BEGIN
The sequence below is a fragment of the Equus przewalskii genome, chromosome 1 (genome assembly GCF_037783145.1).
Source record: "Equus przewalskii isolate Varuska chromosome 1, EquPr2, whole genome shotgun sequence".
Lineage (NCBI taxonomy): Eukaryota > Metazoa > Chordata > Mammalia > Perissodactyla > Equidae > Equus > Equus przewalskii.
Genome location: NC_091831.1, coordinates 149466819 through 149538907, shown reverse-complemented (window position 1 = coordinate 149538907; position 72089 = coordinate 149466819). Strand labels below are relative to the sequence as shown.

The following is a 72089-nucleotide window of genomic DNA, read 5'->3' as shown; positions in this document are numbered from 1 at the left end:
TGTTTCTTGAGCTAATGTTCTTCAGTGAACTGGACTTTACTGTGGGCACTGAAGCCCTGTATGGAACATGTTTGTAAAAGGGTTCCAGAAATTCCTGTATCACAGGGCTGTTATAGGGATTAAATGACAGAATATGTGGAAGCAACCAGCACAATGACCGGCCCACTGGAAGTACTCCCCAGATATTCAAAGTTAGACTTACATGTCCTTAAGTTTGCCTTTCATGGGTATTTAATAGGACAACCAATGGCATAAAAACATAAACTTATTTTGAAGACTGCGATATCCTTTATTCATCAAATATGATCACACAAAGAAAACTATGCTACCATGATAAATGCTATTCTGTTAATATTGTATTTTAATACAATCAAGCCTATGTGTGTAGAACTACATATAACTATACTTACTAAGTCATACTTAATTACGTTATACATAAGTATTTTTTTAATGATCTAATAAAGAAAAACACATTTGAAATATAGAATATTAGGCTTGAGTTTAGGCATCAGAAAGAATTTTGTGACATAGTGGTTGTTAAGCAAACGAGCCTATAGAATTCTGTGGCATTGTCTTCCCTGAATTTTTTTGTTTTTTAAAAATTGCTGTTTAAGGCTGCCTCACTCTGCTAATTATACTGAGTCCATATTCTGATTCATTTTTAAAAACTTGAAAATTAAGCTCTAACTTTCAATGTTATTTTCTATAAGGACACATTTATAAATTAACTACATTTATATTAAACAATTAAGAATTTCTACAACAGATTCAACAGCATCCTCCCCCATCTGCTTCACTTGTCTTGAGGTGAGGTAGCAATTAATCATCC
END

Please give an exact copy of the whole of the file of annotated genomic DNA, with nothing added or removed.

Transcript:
The sequence below is a fragment of the Equus przewalskii genome, chromosome 1 (genome assembly GCF_037783145.1).
Source record: "Equus przewalskii isolate Varuska chromosome 1, EquPr2, whole genome shotgun sequence".
Lineage (NCBI taxonomy): Eukaryota > Metazoa > Chordata > Mammalia > Perissodactyla > Equidae > Equus > Equus przewalskii.
Genome location: NC_091831.1, coordinates 149466819 through 149538907, shown reverse-complemented (window position 1 = coordinate 149538907; position 72089 = coordinate 149466819). Strand labels below are relative to the sequence as shown.

The following is a 72089-nucleotide window of genomic DNA, read 5'->3' as shown; positions in this document are numbered from 1 at the left end:
TGTTTCTTGAGCTAATGTTCTTCAGTGAACTGGACTTTACTGTGGGCACTGAAGCCCTGTATGGAACATGTTTGTAAAAGGGTTCCAGAAATTCCTGTATCACAGGGCTGTTATAGGGATTAAATGACAGAATATGTGGAAGCAACCAGCACAATGACCGGCCCACTGGAAGTACTCCCCAGATATTCAAAGTTAGACTTACATGTCCTTAAGTTTGCCTTTCATGGGTATTTAATAGGACAACCAATGGCATAAAAACATAAACTTATTTTGAAGACTGCGATATCCTTTATTCATCAAATATGATCACACAAAGAAAACTATGCTACCATGATAAATGCTATTCTGTTAATATTGTATTTTAATACAATCAAGCCTATGTGTGTAGAACTACATATAACTATACTTACTAAGTCATACTTAATTACGTTATACATAAGTATTTTTTTAATGATCTAATAAAGAAAAACACATTTGAAATATAGAATATTAGGCTTGAGTTTAGGCATCAGAAAGAATTTTGTGACATAGTGGTTGTTAAGCAAACGAGCCTATAGAATTCTGTGGCATTGTCTTCCCTGAATTTTTTTGTTTTTTAAAAATTGCTGTTTAAGGCTGCCTCACTCTGCTAATTATACTGAGTCCATATTCTGATTCATTTTTAAAAACTTGAAAATTAAGCTCTAACTTTCAATGTTATTTTCTATAAGGACACATTTATAAATTAACTACATTTATATTAAACAATTAAGAATTTCTACAACAGATTCAACAGCATCCTCCCCCATCTGCTTCACTTGTCTTGAGGTGAGGTAGCAATTAATCATCC